Occupation: Crazies. There were very few alternate Crazy OCCs found, most of them basically just retooled versions of the classic. The Wired Gunslinger was the sole stand-out as relatively unique, yet I would suggest it be merged into the Crazy Hero making a single Class. The Gunslinger abilities provide something to stand out versus their Juicer counterparts.

  • Baseline: Crazy Hero

Occupation: Cyber-Knight. Surprisingly, there were no subordinate OCCs discovered. The one element that requires significant updates are the Zen Combat rules; the current model is a nightmare of book-keeping during combat for players and GMs alike. One of the few OCCs that made it through to RUE without adding any variants, perhaps in the new version there could be something more to this Class that might make it more of a draw for players to role play.

  • Baseline: Cyber-Knight

Occupation: Headhunter. One of my personal favorites from the RPG, the OCC saw some specializations over the course of Rifts publications. These guys really exploit technological augmentation, yet retain enough of their humanity to not be considered a Cyborg. They also rely more on their varied skill sets and abilities than the full conversion characters. I would suggest the following:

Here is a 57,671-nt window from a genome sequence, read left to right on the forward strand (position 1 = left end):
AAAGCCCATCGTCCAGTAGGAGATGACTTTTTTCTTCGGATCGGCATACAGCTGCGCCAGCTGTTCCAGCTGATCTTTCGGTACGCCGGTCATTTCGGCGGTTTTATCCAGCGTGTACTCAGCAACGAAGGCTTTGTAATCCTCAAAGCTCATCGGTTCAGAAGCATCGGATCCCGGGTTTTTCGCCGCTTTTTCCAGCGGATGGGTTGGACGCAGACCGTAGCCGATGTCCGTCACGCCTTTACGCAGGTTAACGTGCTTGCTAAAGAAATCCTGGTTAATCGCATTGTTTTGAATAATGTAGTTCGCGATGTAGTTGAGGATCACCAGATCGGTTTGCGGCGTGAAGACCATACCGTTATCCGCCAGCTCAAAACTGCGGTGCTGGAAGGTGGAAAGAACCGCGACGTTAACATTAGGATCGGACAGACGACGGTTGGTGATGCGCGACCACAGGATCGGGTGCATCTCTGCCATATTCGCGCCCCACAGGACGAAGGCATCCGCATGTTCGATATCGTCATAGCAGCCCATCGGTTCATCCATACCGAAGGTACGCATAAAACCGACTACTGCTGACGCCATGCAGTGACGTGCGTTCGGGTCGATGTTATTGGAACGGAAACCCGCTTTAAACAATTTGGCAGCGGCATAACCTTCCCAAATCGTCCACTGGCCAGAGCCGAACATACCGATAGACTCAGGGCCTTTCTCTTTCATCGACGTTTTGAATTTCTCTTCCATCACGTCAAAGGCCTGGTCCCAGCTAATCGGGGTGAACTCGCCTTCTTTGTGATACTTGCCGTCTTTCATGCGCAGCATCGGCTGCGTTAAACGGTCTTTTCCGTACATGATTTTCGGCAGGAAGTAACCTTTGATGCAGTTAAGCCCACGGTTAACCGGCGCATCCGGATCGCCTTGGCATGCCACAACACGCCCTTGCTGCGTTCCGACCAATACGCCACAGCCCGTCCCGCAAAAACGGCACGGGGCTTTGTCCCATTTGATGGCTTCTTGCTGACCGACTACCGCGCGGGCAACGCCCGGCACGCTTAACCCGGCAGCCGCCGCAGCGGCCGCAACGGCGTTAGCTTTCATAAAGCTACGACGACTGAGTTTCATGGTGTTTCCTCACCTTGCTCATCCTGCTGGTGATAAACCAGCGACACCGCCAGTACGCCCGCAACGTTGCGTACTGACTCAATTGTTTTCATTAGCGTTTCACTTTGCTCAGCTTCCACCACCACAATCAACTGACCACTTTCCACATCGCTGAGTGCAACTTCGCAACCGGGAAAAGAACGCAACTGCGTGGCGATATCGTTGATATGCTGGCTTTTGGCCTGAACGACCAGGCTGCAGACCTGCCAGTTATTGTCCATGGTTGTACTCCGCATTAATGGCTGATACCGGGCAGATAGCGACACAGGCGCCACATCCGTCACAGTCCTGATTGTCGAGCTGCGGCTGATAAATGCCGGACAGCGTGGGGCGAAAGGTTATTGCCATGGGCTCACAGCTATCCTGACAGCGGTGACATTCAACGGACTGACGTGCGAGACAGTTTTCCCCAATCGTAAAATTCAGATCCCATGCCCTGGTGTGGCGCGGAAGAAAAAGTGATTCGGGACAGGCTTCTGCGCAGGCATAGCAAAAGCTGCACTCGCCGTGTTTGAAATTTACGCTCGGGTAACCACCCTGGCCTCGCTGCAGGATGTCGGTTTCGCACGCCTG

• Baseline: Headhunter Techno-Warrior

  • Class: Headhunter Assassin (from WB 20 – Canada)

  • Class: Anti-Robot Specialist (from WB 20 – Canada)

  • Class: Techno-Hound (from WB 20 – Canada)

  • Class: Momano Headhunter (from WB 20 – Canada)

  • Class: Super-Spy (from Rifts: Mercenaries)

Occupation: Juicer Warrior. Modified to be under two streams of conversions (Standard or Alternative). The Standard includes the Baseline Class, along with the Class for Military Juicer (e.g. CS, FQ). Each of the Alternative conversions have the same unique bonuses presented in WB 11 – JU, updated for new rules, along with a likely modified list of fewer Class skills as befitting their conversions.

  • Baseline: Juicer Warrior

  • Class: Coalition Juicer (more Military skills)